ROBERT COOPER OFF THE BOX

TV celebrity with mix­ture of wit and wis­dom

The Racing Paper - - Front Page - ROBERT COOPER

There were plenty of non­be­liev­ers when As­cot’s first Cham­pi­ons Day was staged in 2011, I was one of them, but now seven years on it is justly a day to cel­e­brate the very best of Bri­tish rac­ing, both equine and hu­man.

My hum­ble role on the in­au­gu­ral fix­ture in 2011 was to of­fer ATR view­ers a bit of jaunty ban­ter from the starts of the six races. The weather was per­fect – warm, sunny with the golden leaves il­lu­mi­nated – the clas­sic au­tumn day. But could it work as de­scribed on the la­bel, a Cham­pi­ons Day? Tak­ing place just a fort­night af­ter the Arc and three weeks be­fore the Breed­ers’ Cup it was surely doomed to strug­gle – and would the stands be packed on a wet and windy Oc­to­ber af­ter­noon?

With a lit­tle help from Frankel in 2011 and 2012, Cham­pi­ons Day has never looked back, and the six races this af­ter­noon with to­tal prize money of £4.35 mil­lion (you could but a half de­cent year­ling for that money) is of the high­est qual­ity. It’s just a shame I’ll be watch­ing it on a dodgy TV at Ffos Las – but I’m not com­plain­ing, as it is Welsh Cham­pion Hur­dle day, more on that later.

If John Gos­den re­quires a cherry on his heav­ily iced and dec­o­rated cake, to­day could be the day. He has al­ready notched ten Group Ones in 2018 and CRACKS­MAN (Cham­pion Stakes), ROAR­ING LION (QEII) and LAH TI DAR & CORONET (Fil­lies and Mares) could quite eas­ily pro­vide three more. And, of course, Gos­den’s day could get off to a flyer with STRADI­VAR­IUS in the Long Dis­tance Cup – only a Group 2 I’m afraid.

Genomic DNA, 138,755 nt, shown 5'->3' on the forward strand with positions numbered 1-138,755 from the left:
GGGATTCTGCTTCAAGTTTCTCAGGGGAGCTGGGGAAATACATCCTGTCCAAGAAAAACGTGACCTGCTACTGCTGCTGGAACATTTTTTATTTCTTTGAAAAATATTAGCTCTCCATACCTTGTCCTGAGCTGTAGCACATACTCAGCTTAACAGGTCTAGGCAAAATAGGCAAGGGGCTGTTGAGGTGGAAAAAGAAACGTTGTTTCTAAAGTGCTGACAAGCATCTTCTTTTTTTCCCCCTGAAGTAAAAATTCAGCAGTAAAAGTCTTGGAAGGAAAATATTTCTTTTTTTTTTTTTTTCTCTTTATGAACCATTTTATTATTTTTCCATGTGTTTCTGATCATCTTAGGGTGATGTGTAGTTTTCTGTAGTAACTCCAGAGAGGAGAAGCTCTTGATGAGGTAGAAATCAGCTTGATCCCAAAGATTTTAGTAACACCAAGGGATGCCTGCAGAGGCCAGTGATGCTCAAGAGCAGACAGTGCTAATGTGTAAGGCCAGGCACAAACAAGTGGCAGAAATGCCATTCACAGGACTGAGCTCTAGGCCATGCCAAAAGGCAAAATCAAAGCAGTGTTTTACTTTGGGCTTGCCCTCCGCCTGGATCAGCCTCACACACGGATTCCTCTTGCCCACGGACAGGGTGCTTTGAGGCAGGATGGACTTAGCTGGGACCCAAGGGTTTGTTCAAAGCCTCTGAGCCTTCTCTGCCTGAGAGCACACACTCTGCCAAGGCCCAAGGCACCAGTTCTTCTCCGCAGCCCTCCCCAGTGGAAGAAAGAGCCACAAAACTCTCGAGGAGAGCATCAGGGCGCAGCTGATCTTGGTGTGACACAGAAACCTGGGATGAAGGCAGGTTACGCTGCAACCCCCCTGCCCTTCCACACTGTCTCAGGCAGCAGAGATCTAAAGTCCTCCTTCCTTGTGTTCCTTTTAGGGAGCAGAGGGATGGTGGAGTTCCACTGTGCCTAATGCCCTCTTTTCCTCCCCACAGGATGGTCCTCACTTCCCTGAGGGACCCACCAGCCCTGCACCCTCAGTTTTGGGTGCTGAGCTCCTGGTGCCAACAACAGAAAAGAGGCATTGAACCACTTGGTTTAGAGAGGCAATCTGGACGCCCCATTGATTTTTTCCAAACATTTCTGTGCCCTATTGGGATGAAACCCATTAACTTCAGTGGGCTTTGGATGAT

I cer­tainly wouldn’t op­pose STRADI­VAR­IUS [1.25 AS­COT] al­though FLAG OF HON­OUR looked a big im­prover step­ping up to a mile and three quar­ters.

He was im­pres­sive in the Ir­ish St Leger but beat­ing STRADI­VAR­IUS will be mighty tough. He’s had a nice breather since York, and the softer ground shouldn’t pose a prob­lem – he was third to Or­der of St George last year and is a vastly im­proved per­former this sea­son.

Ai­dan O’Brien runs six of the eleven in the Fil­lies and Mares in­clud­ing last year’s win­ner HY­DRANGEA who hasn’t scaled sim­i­lar heights in three runs this sum­mer. Maybe the fast ground has been against her and to­day’s un­der­foot con­di­tions should suit but this is a race I’ll prob­a­bly dodge on the bet­ting front.

St Leger run­ner-up LAH TI DAR is untested on soft go­ing, whereas her stable-mate CORONET [third last year] will def­i­nitely han­dle it. If you twisted my arm I might take a chance on An­dre Fabre’s KITESURF – the poor old French had such a wretched Arc meet­ing, I’m al­most – but not to­tally – com­mis­er­at­ing.

CRACKS­MAN (3.50 AS­COT) looks head and shoul­ders bet­ter than his seven ri­vals in the Cham­pion Stakes. Life is full of sur­prises but I’d raise an eye­brow or two if he didn’t re­peat last year’s stroll. He hasn’t had a stren­u­ous cam­paign be­cause of the un­suit­able rock-like ground, but to­day all the boxes are ticked.